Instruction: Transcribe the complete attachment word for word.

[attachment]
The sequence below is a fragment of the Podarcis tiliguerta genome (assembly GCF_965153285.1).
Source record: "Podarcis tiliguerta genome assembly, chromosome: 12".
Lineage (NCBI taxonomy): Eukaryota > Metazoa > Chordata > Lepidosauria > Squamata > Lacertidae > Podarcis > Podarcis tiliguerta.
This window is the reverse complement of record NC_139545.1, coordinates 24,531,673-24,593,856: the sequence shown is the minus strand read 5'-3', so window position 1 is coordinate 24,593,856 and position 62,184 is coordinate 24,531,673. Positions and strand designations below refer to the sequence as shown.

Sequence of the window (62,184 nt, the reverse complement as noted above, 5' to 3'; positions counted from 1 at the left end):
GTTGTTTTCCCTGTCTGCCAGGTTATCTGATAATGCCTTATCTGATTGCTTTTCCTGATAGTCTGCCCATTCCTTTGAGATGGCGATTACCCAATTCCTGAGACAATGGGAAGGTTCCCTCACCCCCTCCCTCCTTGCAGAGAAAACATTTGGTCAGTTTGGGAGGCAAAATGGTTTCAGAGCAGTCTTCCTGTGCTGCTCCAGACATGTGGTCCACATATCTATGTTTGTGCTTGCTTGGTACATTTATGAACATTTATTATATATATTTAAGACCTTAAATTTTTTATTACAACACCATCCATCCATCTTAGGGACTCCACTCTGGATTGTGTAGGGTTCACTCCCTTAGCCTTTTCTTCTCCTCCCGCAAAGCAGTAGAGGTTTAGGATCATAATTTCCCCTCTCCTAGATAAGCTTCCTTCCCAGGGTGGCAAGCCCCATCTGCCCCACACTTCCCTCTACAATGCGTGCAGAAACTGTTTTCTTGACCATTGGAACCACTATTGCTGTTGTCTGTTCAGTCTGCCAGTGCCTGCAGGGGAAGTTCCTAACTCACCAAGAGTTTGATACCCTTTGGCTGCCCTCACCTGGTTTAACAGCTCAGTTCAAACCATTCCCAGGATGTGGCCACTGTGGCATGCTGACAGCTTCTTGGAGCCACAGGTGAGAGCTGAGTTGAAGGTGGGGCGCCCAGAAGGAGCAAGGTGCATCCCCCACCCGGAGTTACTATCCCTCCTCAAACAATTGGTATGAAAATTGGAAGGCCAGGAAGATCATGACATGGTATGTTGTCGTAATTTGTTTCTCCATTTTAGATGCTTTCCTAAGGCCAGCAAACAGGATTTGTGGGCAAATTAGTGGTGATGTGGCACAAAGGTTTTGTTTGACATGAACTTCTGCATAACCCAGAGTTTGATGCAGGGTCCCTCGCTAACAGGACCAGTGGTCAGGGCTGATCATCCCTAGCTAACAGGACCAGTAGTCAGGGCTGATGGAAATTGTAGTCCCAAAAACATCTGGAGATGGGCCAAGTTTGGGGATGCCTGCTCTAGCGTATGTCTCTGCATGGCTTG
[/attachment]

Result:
The sequence below is a fragment of the Podarcis tiliguerta genome (assembly GCF_965153285.1).
Source record: "Podarcis tiliguerta genome assembly, chromosome: 12".
Lineage (NCBI taxonomy): Eukaryota > Metazoa > Chordata > Lepidosauria > Squamata > Lacertidae > Podarcis > Podarcis tiliguerta.
This window is the reverse complement of record NC_139545.1, coordinates 24,531,673-24,593,856: the sequence shown is the minus strand read 5'-3', so window position 1 is coordinate 24,593,856 and position 62,184 is coordinate 24,531,673. Positions and strand designations below refer to the sequence as shown.

Sequence of the window (62,184 nt, the reverse complement as noted above, 5' to 3'; positions counted from 1 at the left end):
GTTGTTTTCCCTGTCTGCCAGGTTATCTGATAATGCCTTATCTGATTGCTTTTCCTGATAGTCTGCCCATTCCTTTGAGATGGCGATTACCCAATTCCTGAGACAATGGGAAGGTTCCCTCACCCCCTCCCTCCTTGCAGAGAAAACATTTGGTCAGTTTGGGAGGCAAAATGGTTTCAGAGCAGTCTTCCTGTGCTGCTCCAGACATGTGGTCCACATATCTATGTTTGTGCTTGCTTGGTACATTTATGAACATTTATTATATATATTTAAGACCTTAAATTTTTTATTACAACACCATCCATCCATCTTAGGGACTCCACTCTGGATTGTGTAGGGTTCACTCCCTTAGCCTTTTCTTCTCCTCCCGCAAAGCAGTAGAGGTTTAGGATCATAATTTCCCCTCTCCTAGATAAGCTTCCTTCCCAGGGTGGCAAGCCCCATCTGCCCCACACTTCCCTCTACAATGCGTGCAGAAACTGTTTTCTTGACCATTGGAACCACTATTGCTGTTGTCTGTTCAGTCTGCCAGTGCCTGCAGGGGAAGTTCCTAACTCACCAAGAGTTTGATACCCTTTGGCTGCCCTCACCTGGTTTAACAGCTCAGTTCAAACCATTCCCAGGATGTGGCCACTGTGGCATGCTGACAGCTTCTTGGAGCCACAGGTGAGAGCTGAGTTGAAGGTGGGGCGCCCAGAAGGAGCAAGGTGCATCCCCCACCCGGAGTTACTATCCCTCCTCAAACAATTGGTATGAAAATTGGAAGGCCAGGAAGATCATGACATGGTATGTTGTCGTAATTTGTTTCTCCATTTTAGATGCTTTCCTAAGGCCAGCAAACAGGATTTGTGGGCAAATTAGTGGTGATGTGGCACAAAGGTTTTGTTTGACATGAACTTCTGCATAACCCAGAGTTTGATGCAGGGTCCCTCGCTAACAGGACCAGTGGTCAGGGCTGATCATCCCTAGCTAACAGGACCAGTAGTCAGGGCTGATGGAAATTGTAGTCCCAAAAACATCTGGAGATGGGCCAAGTTTGGGGATGCCTGCTCTAGCGTATGTCTCTGCATGGCTTG